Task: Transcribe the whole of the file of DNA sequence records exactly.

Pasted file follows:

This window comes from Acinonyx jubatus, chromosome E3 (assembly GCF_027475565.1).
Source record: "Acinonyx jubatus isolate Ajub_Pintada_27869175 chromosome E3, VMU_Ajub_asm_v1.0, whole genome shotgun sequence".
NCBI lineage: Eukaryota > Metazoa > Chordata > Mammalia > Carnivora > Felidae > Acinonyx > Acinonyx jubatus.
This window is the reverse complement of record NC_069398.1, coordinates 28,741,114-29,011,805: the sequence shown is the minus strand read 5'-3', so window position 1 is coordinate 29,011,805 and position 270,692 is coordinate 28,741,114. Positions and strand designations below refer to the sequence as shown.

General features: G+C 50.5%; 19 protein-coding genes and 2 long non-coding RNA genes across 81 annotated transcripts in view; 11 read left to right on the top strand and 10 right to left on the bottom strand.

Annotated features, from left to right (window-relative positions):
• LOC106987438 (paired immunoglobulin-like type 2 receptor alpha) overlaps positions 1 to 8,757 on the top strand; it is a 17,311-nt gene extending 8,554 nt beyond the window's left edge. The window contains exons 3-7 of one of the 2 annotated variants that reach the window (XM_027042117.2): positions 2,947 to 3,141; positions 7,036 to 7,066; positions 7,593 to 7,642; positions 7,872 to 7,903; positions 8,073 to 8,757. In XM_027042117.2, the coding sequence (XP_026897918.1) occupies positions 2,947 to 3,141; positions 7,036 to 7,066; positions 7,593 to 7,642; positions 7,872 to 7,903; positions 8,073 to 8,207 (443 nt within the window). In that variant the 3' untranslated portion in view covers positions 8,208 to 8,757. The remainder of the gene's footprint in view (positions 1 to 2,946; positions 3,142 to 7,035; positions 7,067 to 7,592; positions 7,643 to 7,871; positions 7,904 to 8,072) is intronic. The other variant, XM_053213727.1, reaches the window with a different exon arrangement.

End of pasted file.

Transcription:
This window comes from Acinonyx jubatus, chromosome E3 (assembly GCF_027475565.1).
Source record: "Acinonyx jubatus isolate Ajub_Pintada_27869175 chromosome E3, VMU_Ajub_asm_v1.0, whole genome shotgun sequence".
NCBI lineage: Eukaryota > Metazoa > Chordata > Mammalia > Carnivora > Felidae > Acinonyx > Acinonyx jubatus.
This window is the reverse complement of record NC_069398.1, coordinates 28,741,114-29,011,805: the sequence shown is the minus strand read 5'-3', so window position 1 is coordinate 29,011,805 and position 270,692 is coordinate 28,741,114. Positions and strand designations below refer to the sequence as shown.

General features: G+C 50.5%; 19 protein-coding genes and 2 long non-coding RNA genes across 81 annotated transcripts in view; 11 read left to right on the top strand and 10 right to left on the bottom strand.

Annotated features, from left to right (window-relative positions):
• LOC106987438 (paired immunoglobulin-like type 2 receptor alpha) overlaps positions 1 to 8,757 on the top strand; it is a 17,311-nt gene extending 8,554 nt beyond the window's left edge. The window contains exons 3-7 of one of the 2 annotated variants that reach the window (XM_027042117.2): positions 2,947 to 3,141; positions 7,036 to 7,066; positions 7,593 to 7,642; positions 7,872 to 7,903; positions 8,073 to 8,757. In XM_027042117.2, the coding sequence (XP_026897918.1) occupies positions 2,947 to 3,141; positions 7,036 to 7,066; positions 7,593 to 7,642; positions 7,872 to 7,903; positions 8,073 to 8,207 (443 nt within the window). In that variant the 3' untranslated portion in view covers positions 8,208 to 8,757. The remainder of the gene's footprint in view (positions 1 to 2,946; positions 3,142 to 7,035; positions 7,067 to 7,592; positions 7,643 to 7,871; positions 7,904 to 8,072) is intronic. The other variant, XM_053213727.1, reaches the window with a different exon arrangement.